In Years Past

100 Years Ago

In 1913, William Bock, foremen of the Sherman plant of the Mohawk Condensed Milk Co, was badly scalded while at work in the plant. He was brought to Dr. Waterhouse’s office for treatment but taken home where he lay in critical condition. Bock was cleaning out the engine room using a hose to flush the floor with hot water. In some way the hose became disconnected and the stream of boiling water and steam deluged Bock’s legs, scalding both limbs so that there were over 100 blisters when the clothing was removed. The injury was exceedingly painful but unless serious complications ensued, he would recover in a few weeks.

Katherine Smith, daughter of Mr. and Mrs. James G. Smith of East Second Street, Jamestown, died at the home of her grandmother, Mrs. W.L. Roberts, of Corry, Pa., at 1 a.m., aged 4 years, 1 month and 27 days. Besides her parents, she was survived by one sister, Dorothy. The little girl was taken ill while on a visit to the home of her grandmother and pneumonia developed about two weeks previously. On Sunday, her mother was called to Corry owning to the serious condition of the child. In spite of everything that could be done, the little life could not be saved. It was a sad blow to Mr. and Mrs. Smith and their many friends.

75 Years Ago

In 1938, compulsory medical examinations for marriage license applicants to determine presence of syphilis was proposed in a bipartisan sponsored bill before New York’s legislature. The examination would be required not more than 20 days before the application. At the same time, another bipartisan sponsored measure would require a blood test for every prospective mother to determine existence of the disease. The compulsory medical examination bill was introduced by Republican Sen. Thomas C. Desmond, Newburgh, and Assemblyman Charles Breitbart, New York City Democrat.

The switchover from streetcar to bus transportation in accordance with terms of the new franchise granted the Jamestown Motor Bus Transportation Company would be started Sunday, Jan. 16, according to a statement by J. G. Campbell, general manager of the system. The delay in effecting the changeover had been occasioned largely by factors beyond the control of the company. The management had hoped and planned to change from streetcars to buses on the most important lines sooner but delay by the public service commission in approving the new equipment had made this impossible.

50 Years Ago

In 1963, a Silver Creek woman and her 4-year-old son died as the result of a two-car accident which occurred early Sunday evening on a bridge at Bal Harbor, north of Miami, Fla. Dead were Mrs. James J. Amico and her son, Richard. They, along with Mr. Amico and another son, Vincent, 8, had been visiting in Florida with Mr. Amico’s sister and brother-in-law, Mr. and Mrs. Robert Welch. Details of the tragedy were not known but it was reported by Silver Creek Police that Mrs. Amico died as a result of injuries suffered in the crash. The boy, Vincent, was reported in critical condition and Mr. Amico was in a state of deep shock. Two other children survived, Darlene, 19, of Silver Creek and Mrs. Linda Balzer, of Dunkirk.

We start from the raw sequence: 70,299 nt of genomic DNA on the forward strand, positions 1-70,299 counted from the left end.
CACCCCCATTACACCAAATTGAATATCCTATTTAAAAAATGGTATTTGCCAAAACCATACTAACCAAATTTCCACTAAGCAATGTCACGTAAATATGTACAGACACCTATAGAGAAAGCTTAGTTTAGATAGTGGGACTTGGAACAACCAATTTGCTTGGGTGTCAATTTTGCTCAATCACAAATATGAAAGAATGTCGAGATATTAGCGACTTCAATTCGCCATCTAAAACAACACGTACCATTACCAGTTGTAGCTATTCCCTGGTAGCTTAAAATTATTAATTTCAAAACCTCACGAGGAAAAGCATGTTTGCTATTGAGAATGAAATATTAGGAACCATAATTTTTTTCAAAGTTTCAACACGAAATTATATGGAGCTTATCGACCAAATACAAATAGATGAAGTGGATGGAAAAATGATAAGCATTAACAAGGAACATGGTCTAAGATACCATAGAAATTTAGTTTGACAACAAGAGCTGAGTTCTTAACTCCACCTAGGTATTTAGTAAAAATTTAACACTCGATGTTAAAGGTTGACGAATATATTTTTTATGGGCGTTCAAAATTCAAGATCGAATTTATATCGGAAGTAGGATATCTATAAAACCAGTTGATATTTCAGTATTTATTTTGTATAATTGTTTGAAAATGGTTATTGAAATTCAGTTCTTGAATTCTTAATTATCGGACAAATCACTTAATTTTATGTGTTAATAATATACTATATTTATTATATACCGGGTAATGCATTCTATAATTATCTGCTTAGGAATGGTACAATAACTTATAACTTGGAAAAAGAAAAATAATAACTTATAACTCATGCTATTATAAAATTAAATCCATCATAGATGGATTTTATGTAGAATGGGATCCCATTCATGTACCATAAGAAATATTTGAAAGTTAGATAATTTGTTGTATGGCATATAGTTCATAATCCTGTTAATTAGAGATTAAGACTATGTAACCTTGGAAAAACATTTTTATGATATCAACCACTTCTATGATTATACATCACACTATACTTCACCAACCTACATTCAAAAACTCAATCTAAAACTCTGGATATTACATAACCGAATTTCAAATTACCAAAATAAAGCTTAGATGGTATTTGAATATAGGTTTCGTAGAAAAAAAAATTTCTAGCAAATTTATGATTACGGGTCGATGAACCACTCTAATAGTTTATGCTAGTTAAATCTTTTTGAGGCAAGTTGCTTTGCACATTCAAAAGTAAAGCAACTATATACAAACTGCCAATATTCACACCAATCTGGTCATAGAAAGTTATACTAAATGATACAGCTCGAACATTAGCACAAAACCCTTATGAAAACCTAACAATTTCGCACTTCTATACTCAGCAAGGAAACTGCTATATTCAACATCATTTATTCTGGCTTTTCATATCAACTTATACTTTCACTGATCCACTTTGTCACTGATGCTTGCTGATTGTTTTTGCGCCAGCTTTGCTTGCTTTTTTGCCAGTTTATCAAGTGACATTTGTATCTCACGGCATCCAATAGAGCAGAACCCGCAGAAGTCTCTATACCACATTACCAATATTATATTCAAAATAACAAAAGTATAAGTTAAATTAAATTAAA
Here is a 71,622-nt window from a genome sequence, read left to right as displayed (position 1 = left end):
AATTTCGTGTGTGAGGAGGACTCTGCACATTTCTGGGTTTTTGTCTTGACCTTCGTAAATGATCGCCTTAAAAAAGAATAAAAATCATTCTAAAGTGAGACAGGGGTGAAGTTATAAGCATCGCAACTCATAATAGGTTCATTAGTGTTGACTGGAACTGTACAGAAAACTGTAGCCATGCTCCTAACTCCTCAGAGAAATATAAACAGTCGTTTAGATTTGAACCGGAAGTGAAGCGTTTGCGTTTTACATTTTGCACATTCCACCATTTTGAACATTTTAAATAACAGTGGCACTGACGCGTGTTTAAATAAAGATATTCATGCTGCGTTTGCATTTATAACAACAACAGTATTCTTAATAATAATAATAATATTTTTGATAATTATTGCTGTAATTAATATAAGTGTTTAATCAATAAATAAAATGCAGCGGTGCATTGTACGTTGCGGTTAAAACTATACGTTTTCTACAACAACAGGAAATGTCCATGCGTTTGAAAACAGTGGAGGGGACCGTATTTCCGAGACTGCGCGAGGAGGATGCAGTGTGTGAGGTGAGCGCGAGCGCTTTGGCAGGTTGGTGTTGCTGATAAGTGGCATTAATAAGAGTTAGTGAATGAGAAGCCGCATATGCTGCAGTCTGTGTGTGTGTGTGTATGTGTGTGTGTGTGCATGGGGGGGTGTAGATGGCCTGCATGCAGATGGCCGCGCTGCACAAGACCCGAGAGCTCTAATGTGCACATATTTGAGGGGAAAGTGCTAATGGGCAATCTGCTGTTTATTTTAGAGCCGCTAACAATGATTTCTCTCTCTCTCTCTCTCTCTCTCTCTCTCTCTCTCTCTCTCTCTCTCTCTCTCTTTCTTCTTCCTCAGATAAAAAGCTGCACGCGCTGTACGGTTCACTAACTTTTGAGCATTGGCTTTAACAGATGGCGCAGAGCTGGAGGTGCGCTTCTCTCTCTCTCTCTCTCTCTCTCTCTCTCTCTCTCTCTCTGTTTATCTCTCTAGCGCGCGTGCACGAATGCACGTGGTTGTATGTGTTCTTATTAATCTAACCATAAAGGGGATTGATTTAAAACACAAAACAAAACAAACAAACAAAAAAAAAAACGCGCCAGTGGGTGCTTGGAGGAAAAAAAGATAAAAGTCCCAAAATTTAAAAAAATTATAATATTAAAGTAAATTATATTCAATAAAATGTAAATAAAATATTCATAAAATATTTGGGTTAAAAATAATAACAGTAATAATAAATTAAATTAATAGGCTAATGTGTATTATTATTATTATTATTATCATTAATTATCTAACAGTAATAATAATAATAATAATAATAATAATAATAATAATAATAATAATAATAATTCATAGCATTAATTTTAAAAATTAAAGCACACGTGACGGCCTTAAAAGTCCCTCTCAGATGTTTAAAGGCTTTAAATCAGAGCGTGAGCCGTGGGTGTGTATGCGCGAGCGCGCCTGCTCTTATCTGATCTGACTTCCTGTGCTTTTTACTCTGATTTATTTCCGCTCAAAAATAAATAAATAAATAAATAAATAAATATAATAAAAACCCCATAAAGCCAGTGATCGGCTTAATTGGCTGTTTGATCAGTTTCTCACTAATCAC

A rising tide of South Vietnamese casualties indicated that the long guerrilla war had entered a new phase of large-scale engagements. The fighting was fiercer than at any time since the Indochina war ended in 1954. In five days, South Vietnam government forces had suffered 122 killed in three battles. Vietcong casualties were believed heavy. The government reported a success this day in “Operation Waves of Love” – the capture of four Vietcong women’s units and a radio transmitter in the southern province of An Xuyen.

25 Years Ago

In 1988, Gov. Mario Cuomo, in a speech certain to be analyzed for hints of presidential ambition, had called on the New York Legislature to create a “Decade of the Child,” raise unemployment benefits and strip crooked public officials of their pensions. “Any of those issues could be made national,” state Assembly Speaker Mel Miller said following the 40-minute State of the State address by fellow Democrat Cuomo to the Legislature. “But it was definitely not a presidential speech, and I think he did it intentionally.”

Local state legislative representatives agreed with the plan Gov. Mario Cuomo voiced in his State of the State address naming the next 10 years the “Decade of the Child,” but questioned where the money would come from. State Sen. Jess J. Present, R-Bemus Point, said the idea of promoting programs for children “is an emotional issue,” but it is also one that usually causes an increase in cost at the local level. “It’s easy to see that many of them (programs) are going to cost a lot of money,” Present said.